Graham Reid | | 1 min read
Joan Baez has never had her rediscovery by a new generation, but this reissue of her excellent folk-rock album of ' 92 – with an extra disc of demos including Dylan's early Seven Curses which only appeared on his recent Witmark Demos 1962-64 – is a smart starting place as it found her back in Nashville after a 20 year absence and at the top of her game.
cracking session musicians, producers Kenny Greenberg (who's done sessions with Rodney Crowell, Etta James and Jo-El Sonnier) and songwriter Wally Wilson, and some fine co-writes and some well-chosen covers, it also ushered in an especially productive decade.
Baez had, for many, come off as a kind of serious but beautiful aunty (largely because of her serious appearance in the Woodstock movie) and the title-track opener suggests she might be that here ("You don't need to play me backwards to get the meaning of my words," she sang at a time when alleged backward masking by metal bands was in the media).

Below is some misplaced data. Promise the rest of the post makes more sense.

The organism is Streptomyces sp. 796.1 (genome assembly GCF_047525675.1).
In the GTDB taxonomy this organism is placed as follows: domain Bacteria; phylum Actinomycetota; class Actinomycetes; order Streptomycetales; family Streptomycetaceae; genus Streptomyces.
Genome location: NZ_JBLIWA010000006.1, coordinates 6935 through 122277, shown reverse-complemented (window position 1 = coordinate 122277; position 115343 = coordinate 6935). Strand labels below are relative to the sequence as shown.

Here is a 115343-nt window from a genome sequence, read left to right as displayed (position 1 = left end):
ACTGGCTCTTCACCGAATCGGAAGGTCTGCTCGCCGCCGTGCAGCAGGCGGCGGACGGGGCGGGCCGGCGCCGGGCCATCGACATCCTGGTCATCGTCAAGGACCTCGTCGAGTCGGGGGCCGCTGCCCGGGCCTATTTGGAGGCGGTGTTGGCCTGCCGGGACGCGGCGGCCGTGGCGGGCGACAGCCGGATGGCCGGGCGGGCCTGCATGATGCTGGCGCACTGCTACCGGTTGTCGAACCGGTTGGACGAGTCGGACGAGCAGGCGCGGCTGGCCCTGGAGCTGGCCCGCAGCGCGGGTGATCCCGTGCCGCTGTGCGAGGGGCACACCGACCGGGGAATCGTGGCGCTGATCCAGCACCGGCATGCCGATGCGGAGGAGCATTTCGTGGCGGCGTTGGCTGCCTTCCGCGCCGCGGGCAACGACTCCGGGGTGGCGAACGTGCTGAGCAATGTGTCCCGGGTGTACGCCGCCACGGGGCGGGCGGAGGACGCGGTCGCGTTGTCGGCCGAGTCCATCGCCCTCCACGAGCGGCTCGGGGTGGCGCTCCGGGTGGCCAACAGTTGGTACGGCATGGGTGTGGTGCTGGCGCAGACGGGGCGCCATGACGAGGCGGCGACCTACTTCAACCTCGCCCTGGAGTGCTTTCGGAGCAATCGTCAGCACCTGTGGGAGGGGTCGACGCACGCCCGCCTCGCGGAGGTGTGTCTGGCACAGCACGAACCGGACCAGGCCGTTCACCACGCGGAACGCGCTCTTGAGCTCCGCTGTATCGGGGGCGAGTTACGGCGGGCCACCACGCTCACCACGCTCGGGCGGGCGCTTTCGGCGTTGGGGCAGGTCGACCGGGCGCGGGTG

But with classy arrangments and songs which are often reflective (her version of Mary-Chapin Carpenterr's lovely Stones in the Road) and always delivered with comittment, this album stands as a high point in a long career.
As always, there is a religious component (the story of Isaac and Abraham over berenbau where it sounds like a Native American shaker drum) but Baez has a persuasive delivery and the simply delivered Steal Across the Border ("you turn around, the old way is gone, I will steal across the border for you") is a beautiful declaration of love and compassion.
Elsewhere the beats kick in (I'm With You), there is John Stewart's emotionally deep Strange Rivers (which could have come from her acclaimed Diamonds and Rust of '75) and John Hiatt's Through Your Hands given an almost epic U2 treatment over synth and chiming acoustic . . .
Only the earnest The Dream Song with a string quartet doesn't quite stand up.
Otherwise a terrific album from someone who has gone right of the radar of most, other than those writing historical overviews of folk, popular music and, of course, the young Bob Dylan.